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January 05, 2006

Why Writers Love Mickey Mouse (Or Not)

by Nancy

Over Christmas, I went to Go to fullsize image

Florida, the amusement park capital of the world,

with my husband and my daughter Sarah. We've been there before, of course.  We took our kids when they were little.  Several times.  Between Sarah and me, the plan this time was to see if we could stamp out my husband’s love of Disney World once and for all.

It’s my observation that the only person really having fun in the




is Dad, so maybe our mission was wrong-minded from the get-go.  The men are having a wonderful time, and why spoil that?

The teenagers, on the other hand, are mortified at being seen in public with their blood relatives.  Small children are either delirious happy or weeping with exhaustion. The honeymooners are busy necking in public.  (Why didn't they just get a room and stay there?) And the elderly folks are drag racing their motorized scooters to get into lines faster.  (Somebody should give speeding tickets.) And Mom?  Well, she’s too busy facilitating everyone else’s good time to enjoy much of anything except maybe going to sleep on that comfy mattress at the Marriott at the end of a long day.

But Dad—he’s in heaven.  Where else can a middle-aged man indulge in unlimited fast food and mindless entertainment all while wearing his most comfortable shorts and a t-shirt from the year he coached the kids’ Little League team, plus he can hide behind his sunglasses while looking at pretty young women in skimpy outfits, too?  Once he surrenders his credit card—and maybe that’s the extreme break with reality necessary to truly propel him into Fantasyland--he’s free to enjoy himself.  It’s actually heartening to see the American Male completely content---grabbing a hot pretzel as he bounds out of one thrill ride and heads for another roller coaster with the kids pounding on his heels like he’s truly Peter Pan.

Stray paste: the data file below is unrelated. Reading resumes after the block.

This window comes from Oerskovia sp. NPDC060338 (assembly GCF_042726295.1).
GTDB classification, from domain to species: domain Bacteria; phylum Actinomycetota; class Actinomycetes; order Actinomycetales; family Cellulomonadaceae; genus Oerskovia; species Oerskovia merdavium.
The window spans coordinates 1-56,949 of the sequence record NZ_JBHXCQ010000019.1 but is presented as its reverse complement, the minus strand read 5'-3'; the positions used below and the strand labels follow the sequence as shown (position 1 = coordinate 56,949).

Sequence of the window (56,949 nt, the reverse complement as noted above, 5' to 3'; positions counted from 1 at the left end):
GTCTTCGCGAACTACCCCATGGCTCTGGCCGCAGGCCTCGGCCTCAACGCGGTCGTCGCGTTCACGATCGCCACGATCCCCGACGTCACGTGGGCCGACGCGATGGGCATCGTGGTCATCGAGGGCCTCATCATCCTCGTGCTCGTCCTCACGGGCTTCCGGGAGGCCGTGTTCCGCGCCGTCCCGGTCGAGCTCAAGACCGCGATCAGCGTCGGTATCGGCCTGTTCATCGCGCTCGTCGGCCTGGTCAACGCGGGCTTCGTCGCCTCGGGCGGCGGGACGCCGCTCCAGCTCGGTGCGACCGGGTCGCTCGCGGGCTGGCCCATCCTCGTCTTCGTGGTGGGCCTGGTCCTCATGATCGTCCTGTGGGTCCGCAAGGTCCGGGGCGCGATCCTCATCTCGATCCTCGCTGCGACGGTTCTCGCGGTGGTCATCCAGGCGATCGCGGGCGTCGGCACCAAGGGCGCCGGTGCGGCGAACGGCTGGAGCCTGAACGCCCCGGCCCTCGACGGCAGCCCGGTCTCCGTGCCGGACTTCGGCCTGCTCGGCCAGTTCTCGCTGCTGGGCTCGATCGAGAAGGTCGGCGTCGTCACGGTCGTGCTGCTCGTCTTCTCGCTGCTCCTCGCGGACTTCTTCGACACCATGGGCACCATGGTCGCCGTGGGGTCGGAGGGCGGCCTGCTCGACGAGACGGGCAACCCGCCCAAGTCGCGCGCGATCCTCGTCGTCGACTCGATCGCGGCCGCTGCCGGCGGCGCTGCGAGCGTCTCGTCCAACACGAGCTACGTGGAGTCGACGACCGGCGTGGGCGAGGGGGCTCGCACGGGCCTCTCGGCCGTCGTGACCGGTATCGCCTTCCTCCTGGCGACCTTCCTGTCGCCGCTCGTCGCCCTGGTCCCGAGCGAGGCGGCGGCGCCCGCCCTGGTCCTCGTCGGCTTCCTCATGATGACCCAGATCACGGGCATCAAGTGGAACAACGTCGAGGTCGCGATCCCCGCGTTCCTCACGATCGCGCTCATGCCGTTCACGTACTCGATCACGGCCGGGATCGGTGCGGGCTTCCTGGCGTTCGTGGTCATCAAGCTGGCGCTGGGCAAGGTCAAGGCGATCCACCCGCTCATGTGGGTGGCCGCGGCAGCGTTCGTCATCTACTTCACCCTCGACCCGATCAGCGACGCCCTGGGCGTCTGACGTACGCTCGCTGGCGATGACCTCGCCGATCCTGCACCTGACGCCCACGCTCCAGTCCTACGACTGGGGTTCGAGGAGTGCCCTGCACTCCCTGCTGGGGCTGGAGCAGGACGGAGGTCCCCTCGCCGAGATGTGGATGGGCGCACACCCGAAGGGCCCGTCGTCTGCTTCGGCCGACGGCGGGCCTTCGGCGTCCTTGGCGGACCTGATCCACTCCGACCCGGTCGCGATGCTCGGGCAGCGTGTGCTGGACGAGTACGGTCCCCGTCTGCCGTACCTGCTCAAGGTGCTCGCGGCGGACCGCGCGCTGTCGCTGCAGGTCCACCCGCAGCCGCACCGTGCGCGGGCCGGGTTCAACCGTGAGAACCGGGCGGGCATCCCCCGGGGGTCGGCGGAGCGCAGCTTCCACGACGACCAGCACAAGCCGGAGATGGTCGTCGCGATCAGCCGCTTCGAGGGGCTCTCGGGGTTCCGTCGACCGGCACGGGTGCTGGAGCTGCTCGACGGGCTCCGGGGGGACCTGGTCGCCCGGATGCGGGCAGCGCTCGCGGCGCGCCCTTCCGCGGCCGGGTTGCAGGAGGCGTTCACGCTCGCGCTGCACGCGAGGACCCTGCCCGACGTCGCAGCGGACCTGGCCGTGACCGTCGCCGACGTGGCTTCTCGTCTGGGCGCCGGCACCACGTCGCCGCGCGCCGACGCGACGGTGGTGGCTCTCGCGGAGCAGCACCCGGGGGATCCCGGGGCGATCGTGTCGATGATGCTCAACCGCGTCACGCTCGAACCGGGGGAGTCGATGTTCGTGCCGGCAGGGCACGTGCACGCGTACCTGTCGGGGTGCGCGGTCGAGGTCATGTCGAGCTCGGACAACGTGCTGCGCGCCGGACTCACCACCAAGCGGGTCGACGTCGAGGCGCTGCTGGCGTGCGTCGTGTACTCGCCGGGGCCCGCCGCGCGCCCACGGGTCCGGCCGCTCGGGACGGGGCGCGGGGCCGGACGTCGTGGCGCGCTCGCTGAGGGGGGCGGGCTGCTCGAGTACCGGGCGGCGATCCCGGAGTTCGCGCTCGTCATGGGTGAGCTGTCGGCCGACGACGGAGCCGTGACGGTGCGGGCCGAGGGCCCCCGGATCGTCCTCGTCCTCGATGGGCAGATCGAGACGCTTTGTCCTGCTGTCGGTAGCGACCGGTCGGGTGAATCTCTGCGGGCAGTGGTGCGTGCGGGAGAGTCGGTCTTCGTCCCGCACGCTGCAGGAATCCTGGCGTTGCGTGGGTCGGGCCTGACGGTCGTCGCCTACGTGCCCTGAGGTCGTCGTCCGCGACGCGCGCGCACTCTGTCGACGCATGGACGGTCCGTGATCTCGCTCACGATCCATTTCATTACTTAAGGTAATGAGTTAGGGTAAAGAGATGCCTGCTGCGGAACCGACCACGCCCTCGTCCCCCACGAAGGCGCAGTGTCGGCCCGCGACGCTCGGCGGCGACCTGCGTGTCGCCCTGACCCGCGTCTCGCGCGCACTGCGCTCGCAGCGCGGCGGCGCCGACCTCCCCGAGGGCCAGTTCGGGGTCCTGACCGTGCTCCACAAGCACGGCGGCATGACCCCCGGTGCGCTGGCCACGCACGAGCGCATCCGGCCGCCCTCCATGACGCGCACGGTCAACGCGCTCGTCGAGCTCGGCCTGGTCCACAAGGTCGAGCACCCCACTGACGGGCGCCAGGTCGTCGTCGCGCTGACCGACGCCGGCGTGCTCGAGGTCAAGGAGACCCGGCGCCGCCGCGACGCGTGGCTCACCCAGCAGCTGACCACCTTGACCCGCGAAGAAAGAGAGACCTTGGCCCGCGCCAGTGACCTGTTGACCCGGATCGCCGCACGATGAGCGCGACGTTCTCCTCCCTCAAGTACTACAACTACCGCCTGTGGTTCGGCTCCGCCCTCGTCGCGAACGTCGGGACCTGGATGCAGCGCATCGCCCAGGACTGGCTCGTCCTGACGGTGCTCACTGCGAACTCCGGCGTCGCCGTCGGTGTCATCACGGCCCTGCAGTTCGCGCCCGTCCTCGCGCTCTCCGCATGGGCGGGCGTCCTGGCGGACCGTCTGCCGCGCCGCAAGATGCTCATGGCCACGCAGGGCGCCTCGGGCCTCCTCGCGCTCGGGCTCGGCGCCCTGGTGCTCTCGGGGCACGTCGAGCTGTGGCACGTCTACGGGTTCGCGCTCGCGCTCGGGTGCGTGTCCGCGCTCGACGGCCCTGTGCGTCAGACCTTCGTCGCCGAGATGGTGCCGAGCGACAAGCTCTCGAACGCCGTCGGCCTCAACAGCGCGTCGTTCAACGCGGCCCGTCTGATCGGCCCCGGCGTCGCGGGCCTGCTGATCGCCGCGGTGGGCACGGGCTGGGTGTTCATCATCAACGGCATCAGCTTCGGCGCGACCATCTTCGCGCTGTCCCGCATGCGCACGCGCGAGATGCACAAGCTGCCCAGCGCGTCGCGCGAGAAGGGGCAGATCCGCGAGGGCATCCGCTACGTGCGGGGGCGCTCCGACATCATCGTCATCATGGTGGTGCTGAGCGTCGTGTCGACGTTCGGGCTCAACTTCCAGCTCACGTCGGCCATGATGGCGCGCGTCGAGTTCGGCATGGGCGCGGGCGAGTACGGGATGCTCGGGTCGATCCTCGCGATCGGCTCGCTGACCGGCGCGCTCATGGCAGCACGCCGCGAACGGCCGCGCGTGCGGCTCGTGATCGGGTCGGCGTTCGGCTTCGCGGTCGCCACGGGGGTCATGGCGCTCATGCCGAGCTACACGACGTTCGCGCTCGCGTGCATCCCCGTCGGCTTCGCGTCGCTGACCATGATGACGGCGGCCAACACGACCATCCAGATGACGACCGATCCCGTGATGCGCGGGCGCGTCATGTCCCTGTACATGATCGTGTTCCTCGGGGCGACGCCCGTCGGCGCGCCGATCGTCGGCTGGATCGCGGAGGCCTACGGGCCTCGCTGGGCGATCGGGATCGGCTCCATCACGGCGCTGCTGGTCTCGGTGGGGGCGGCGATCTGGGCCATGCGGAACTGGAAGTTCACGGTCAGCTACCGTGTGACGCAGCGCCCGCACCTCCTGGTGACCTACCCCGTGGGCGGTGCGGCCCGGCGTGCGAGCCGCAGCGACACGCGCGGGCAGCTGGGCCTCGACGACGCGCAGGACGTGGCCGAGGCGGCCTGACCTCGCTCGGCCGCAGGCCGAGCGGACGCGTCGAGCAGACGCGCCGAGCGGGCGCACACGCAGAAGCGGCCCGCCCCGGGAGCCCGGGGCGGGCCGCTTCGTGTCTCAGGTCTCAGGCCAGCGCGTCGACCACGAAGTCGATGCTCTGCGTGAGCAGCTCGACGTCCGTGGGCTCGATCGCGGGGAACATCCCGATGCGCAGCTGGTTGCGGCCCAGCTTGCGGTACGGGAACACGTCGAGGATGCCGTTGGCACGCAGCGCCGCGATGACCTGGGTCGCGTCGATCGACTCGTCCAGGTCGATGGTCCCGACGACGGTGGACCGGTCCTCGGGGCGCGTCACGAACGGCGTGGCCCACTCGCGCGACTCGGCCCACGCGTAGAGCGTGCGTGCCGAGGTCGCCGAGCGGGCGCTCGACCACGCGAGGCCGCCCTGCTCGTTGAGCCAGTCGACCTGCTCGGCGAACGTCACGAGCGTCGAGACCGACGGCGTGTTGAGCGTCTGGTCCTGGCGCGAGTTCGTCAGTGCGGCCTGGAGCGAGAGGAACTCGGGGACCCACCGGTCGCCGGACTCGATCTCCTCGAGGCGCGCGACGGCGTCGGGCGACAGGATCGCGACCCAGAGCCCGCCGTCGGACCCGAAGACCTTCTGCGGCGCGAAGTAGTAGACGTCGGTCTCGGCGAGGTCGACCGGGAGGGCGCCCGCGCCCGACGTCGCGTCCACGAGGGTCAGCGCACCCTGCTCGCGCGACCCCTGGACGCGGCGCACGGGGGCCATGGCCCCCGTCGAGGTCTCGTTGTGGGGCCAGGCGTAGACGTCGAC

Toward the end of our 14-hour Disney marathon (we covered 3 parks in one day, and I have blisters to prove it) I sent Jeff and Sarah off by themselves to enjoy the NASCAR speedway while I sat down at a table with a bowl—I kid you not—of chicken noodle soup. (I was desperately in need of some comfort food.)  After slurping my soup, I sat back to observe the noise, the smells, the kaleidoscopic world around me.  I had nabbed one of 6 small tables located in a kind of amusement park vortex between the Mad Hatter teacup ride full of shrieking toddlers and the eardrum-endangering roar of the NASCAR Experience.  Around me at the other tables sat various middle-aged dads—sans family who were probably all standing in the line for the bathroom under Mom’s care or maybe upchucking on Mickey’s shoes in whatever that neon hellhole across the sidewalk was.  To a man, the guys around me were talking on their cell phones.  Maybe making last minute stock purchases, you ask?  Nope.  The man next to me was talking to his mother.  Telling her about what a fantastic day he’d had. 

It was maybe the most adorable thing I’d seen all day.